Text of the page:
PSone games have been available on the Sony PlayStation Network for some time now but with the imminent arrival of PSone games on the PlayStation Suite, Sony has decided to let us all know just what it takes to develop a PSone game from disc to store.
In a blog, Sony reveals the rather laborious process of PSone emulation, explaining: "We make sure we've got a good copy of the original disc (or discs if there are localised versions), then the game is cleared for publish by our legal department.
"They check there are no issues with any of the content in the game being under an expired license, or any confusion over ownership of the publishing rights.
"Then we make a record for the game as it will appear on the Store, including the image and all the description text in the eight Store languages."
When it comes to the time it takes to emulate a game, Sony is saying that "the whole process can sometimes take several months" and that there are a number of stumbling blocks between emulating a game and publishing it.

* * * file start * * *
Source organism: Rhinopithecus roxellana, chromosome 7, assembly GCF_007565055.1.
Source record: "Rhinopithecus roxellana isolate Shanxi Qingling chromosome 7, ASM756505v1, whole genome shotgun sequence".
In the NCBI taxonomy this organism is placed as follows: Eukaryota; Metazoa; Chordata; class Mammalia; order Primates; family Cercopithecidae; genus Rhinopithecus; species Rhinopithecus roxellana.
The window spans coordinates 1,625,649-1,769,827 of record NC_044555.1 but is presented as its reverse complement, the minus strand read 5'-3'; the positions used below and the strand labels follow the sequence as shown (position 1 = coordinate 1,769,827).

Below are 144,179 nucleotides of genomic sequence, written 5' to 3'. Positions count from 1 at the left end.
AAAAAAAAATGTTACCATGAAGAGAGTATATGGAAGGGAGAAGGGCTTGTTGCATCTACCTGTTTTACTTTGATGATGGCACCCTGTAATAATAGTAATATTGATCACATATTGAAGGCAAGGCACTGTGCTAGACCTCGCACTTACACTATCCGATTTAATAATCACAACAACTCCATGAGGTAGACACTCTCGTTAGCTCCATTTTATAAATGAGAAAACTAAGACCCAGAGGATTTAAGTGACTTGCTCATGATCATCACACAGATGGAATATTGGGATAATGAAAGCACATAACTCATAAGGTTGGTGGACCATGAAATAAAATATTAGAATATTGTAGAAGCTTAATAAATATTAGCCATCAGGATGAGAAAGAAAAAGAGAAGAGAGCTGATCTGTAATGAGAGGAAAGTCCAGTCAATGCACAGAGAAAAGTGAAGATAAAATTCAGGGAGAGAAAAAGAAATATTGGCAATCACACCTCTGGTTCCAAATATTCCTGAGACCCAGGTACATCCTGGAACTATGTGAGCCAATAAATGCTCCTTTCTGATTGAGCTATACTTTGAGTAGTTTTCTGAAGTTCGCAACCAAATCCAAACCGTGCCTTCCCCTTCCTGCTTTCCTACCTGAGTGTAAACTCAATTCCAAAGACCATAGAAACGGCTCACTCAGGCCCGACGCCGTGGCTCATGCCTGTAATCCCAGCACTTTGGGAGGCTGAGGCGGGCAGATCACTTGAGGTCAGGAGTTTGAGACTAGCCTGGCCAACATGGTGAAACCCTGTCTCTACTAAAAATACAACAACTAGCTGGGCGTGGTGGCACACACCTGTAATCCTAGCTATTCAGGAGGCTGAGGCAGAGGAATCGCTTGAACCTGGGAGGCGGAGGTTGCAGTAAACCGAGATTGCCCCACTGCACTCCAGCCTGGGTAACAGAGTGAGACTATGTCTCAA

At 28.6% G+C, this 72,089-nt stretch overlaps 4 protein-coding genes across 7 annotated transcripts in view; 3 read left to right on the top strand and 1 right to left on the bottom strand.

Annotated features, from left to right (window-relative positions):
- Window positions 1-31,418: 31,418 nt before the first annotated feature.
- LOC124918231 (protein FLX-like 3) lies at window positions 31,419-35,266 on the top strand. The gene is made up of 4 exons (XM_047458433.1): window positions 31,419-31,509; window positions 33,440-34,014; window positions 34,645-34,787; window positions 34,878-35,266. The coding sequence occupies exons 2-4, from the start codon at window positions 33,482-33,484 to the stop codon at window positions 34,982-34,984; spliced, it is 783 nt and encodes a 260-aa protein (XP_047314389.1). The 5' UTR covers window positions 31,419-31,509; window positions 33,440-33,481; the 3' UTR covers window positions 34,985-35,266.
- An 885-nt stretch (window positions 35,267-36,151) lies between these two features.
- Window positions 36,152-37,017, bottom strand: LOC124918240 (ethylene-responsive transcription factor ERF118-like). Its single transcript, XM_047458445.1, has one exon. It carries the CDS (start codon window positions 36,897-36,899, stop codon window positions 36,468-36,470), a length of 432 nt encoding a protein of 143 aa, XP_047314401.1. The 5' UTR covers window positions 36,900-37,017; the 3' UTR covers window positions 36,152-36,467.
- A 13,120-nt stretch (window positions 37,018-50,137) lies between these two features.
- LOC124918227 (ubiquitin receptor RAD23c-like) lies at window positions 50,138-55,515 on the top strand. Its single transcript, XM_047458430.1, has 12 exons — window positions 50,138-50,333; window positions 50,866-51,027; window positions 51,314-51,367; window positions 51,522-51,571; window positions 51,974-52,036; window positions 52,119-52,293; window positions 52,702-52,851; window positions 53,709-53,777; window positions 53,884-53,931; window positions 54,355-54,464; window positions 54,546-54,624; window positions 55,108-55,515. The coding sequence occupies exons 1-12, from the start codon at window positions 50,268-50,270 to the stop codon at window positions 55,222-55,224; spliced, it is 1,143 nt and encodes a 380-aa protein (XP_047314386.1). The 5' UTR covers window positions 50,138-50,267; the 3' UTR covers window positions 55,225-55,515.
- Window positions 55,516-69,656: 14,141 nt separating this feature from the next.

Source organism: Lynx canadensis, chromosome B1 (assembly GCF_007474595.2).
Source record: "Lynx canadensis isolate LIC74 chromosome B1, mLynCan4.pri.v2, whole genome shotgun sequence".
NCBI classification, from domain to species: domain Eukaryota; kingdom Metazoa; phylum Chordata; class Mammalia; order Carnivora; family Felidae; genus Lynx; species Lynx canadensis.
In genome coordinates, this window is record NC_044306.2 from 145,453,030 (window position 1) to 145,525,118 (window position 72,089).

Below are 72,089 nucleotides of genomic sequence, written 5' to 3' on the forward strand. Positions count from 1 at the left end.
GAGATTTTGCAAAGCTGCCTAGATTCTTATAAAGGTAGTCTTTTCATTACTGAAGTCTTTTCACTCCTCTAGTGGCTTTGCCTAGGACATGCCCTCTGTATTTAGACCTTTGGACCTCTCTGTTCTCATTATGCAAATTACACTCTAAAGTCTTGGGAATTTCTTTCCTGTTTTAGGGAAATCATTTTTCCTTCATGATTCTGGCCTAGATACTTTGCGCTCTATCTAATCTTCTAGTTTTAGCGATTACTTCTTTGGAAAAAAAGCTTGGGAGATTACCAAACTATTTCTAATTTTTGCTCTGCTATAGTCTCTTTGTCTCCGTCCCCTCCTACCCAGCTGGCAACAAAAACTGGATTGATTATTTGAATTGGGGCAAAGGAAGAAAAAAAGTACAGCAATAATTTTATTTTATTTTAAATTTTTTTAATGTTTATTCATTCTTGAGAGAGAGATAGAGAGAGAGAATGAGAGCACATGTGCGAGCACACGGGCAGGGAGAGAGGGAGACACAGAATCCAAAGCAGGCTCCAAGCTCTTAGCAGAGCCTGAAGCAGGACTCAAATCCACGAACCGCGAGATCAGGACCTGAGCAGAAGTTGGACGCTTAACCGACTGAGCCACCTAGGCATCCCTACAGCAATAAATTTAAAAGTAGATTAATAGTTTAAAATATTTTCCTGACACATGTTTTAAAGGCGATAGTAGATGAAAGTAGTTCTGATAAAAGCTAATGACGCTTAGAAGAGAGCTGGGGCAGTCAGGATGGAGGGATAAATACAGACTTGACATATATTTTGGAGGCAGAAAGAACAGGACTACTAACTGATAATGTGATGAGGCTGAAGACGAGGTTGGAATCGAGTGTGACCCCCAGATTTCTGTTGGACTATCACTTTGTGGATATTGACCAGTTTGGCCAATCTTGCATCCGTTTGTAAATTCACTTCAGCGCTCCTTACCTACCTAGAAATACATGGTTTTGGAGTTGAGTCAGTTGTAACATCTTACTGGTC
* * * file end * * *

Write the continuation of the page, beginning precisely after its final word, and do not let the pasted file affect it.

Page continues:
Alongside legal issues with expired rights, Sony has to go through a massive de-bug of the games.
"I have seen a lot of PSone QA [quality assurance] reports with some weird and wonderful errors – menu screens with upside down text, explosions that kill your character at random after watching a cut scene, games that continue to slow down the longer you play them, or music that sounds like it's coming from the bottom of a well… the list goes on," says Sony's Ross McGrath.
"If a bug makes the game completely unplayable or otherwise ruins your experience then that's a fail and the game cannot be published."
Considering all this time and effort is taken to ensure PSone games are decent enough to play on the PSP and PS3, Sony has a massive job on its hands porting its PSone titles to the upcoming PlayStation Suite for use of Android 2.3 handsets like the Sony Ericsson Xperia Play.
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Marc Chacksfield is the Editor In Chief, Shortlist.com at DC Thomson. He started out life as a movie writer for numerous (now defunct) magazines and soon found himself online - editing a gaggle of gadget sites, including TechRadar, Digital Camera World and Tom's Guide UK. At Shortlist you'll find him mostly writing about movies and tech, so no change there then.